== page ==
Vienna, June 22 – On the 68th anniversary of the German attack on the Soviet Union, a senior Moscow academician said that Russian historians are close to an agreement with their German colleagues to write a common textbook on 20th century history, something possible he said because of their lack of disagreements concerning the key events of that period.
In an interview in today’s “Rossiiskaya gazeta,” Academician Aleksandr Chubaryan, director of the Institute of General History of the Russian Academy of Sciences, said that after more than ten years of consultations, Russian and German historians have concluded that they did not have any disagreements about the events of the 20th century, including World War II.
Consequently, he said, there is nothing to “prevent” the preparation of a common textbook, and at present, three variants of such a project are being discussed: “a parallel history of Russia and Germany in one volume, a shorter text on Russian-German relations, or a Russian-German textbook of European history” (www.rg.ru/2009/06/22/history.html).
If Russian and German historians have reached such a level of agreement, the Moscow paper asked, why have the historians of the former Soviet republics not been able to? For an answer, it asked several non-Russian historians, and their responses suggested that while there may be only “one past,” there are of necessity “many versions of it.”
Georgian Academician Roin Metreveli noted that despite five years of effort, historians from Armenia, Azerbaijan and Georgia had not been able to agree on the text of a common “History of the Caucasus,” the product the Georgian scholar said of the difficulties of achieving objectivity.
“Now we are free from principles imposed from above, from Marxism, and from dogmatism. But none the less we need principles which all must follow. One of these is objectivity” – which he defined as “the extremely difficult attempt to free history from politics” -- something almost impossible to achieve when dealing with contemporary events.
Liliya Zabolotnaya, the deputy director of the Moldovan Institute of History, State and Law, suggested that efforts to produce common textbooks are part of “a populist post-Soviet syndrome” in which political leaders hope to advance their positions by suggesting that they are objectively true.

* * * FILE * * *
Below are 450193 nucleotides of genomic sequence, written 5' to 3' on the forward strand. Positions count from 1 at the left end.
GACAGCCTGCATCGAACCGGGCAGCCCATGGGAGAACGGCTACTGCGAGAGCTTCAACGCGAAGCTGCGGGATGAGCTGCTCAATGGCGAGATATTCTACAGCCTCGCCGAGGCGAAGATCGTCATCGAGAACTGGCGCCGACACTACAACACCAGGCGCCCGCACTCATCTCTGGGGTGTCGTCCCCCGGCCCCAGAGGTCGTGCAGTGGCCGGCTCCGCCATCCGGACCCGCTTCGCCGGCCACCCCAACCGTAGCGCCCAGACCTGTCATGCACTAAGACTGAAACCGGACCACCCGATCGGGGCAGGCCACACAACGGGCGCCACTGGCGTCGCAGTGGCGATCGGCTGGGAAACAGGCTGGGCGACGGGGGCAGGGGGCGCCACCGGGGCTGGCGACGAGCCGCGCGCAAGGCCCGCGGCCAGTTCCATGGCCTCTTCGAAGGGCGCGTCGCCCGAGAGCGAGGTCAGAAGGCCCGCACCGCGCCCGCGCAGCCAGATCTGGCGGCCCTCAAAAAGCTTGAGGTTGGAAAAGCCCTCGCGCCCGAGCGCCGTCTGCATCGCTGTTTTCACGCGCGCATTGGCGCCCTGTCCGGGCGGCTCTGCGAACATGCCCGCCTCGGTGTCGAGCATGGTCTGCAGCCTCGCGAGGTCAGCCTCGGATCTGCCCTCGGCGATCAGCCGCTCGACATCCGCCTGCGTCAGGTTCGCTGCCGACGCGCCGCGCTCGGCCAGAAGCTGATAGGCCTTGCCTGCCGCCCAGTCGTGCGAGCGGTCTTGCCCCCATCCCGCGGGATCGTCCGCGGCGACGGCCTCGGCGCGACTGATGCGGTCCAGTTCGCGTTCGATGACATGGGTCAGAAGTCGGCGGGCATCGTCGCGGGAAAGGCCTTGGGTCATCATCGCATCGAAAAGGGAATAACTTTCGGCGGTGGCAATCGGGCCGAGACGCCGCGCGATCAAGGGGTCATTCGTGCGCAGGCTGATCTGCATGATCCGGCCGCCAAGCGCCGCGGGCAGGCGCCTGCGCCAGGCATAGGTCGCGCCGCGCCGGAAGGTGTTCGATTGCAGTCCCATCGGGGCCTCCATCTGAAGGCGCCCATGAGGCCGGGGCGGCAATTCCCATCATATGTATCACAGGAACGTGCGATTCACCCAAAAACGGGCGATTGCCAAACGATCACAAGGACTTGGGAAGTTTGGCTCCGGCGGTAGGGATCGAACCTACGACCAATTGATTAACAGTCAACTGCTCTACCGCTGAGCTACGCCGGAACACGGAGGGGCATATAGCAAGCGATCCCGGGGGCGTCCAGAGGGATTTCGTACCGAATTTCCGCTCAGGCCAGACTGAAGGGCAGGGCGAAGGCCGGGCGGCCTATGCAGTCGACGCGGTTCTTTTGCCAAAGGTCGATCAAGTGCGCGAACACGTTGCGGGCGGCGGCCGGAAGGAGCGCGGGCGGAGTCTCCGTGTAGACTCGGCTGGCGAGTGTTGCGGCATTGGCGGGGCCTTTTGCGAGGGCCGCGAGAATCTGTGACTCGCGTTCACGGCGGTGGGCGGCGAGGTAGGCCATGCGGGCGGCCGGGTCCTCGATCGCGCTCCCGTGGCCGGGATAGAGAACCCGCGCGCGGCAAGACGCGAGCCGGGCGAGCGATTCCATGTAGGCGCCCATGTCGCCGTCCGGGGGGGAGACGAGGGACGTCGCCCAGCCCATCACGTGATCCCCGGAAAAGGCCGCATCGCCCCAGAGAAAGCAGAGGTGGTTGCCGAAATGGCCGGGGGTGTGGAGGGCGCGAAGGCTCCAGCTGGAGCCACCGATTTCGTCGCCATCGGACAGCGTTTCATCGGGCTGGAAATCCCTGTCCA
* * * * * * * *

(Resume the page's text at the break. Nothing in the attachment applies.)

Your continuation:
But in fact, she continued, “national textbooks of any country are based on national histories. And there are always sensitive issues, such as for example territorial claims.” Trying to come up with a common textbook may be “useful as a chance to find a common language at the level of scholarship, but not at the level of politics.”
Ashot Melkonyan, the director of Institute of History of the Armenian Academy of Sciences, explained what was taking place in terms of psychology. After the end of the Soviet system, “when everything was permitted, there appeared not only the desire to write the true but also the temptation to go further.”
That temptation, one reflecting “political interests, has led to “the falsification of the history of neighbors.” And while patriotism is fine, “educating young people by blackening the reputation of former friends is impermissible.” Instead, one must “find in oneself the strength to say” that the neighbors have many good things about them, including “a heroic history.”
Valery Khan, the deputy director of Uzbekistan’s Institute of History, suggested that many of the problems in the writing of history in the 1990s were “a disease of growth.” Efforts at finding one’s own national identity through the study of the past of one’s people “often acquired radical forms.”
“The basmachi movement began to be treated as heroic and romantic. The basmachis became almost Robin Hoods. [Indeed,] it became fashionable to trace one’s clan almost back to Adam.” Khan insisted, however, that “an attempt to reduce history to a single uninterrupted line contradicts science,” however much some political figures may want to do just that.
But perhaps the most interesting comments came from Stanislav Kulchitsky, the deputy director of the Institute of History of the Ukrainian Academy of Science. He argued that “the past is one thing but histories about this past are many” and that even in Russia “many things can be disputed.”
As an example, he points to discussions about the famine in Ukraine, a theme that is “very sharp because it is very politicized,” although the Kyiv historian noted that there are “other issues” just as sensitive or perhaps even more, including “the problem of the ethnogenesis of the Ukrainian and Russian people.”
Russian historians disagree with the insistence of Ukrainians that the famine in Ukraine was a genocide. “The famine in Kazakhstan led to even more destructive consequences than in Ukraine,” he noted, “but there it was the result of the social-economic course” of Soviet policy. In Ukraine, on the other hand, the famine “was intentional.”
According to Kulchitsky, Stalin had as his goal not the “destruction of the residents of Ukraine” but to create a situation in which no Ukrainian would ever rise up against him and his regime. “As is well-known,” the Ukrainian scholar concluded, “all of Stalin’s repressions were preventative.”
Not surprisingly, Chubaryan intervened and rejected Kulchitsky’s interpretation: “In Russia in recent years,” the Moscow historian said, “a whole series of documents and scholarly works have come out which incontrovertibly show that hunger in various regions of the Soviet Union in the 1930s, including in Ukraine, was the result of collectivization.”
“There is no place for talking about a genocide,” the Moscow academician said, adding that “it is too bad that these works are not very well known to Ukrainian historians.”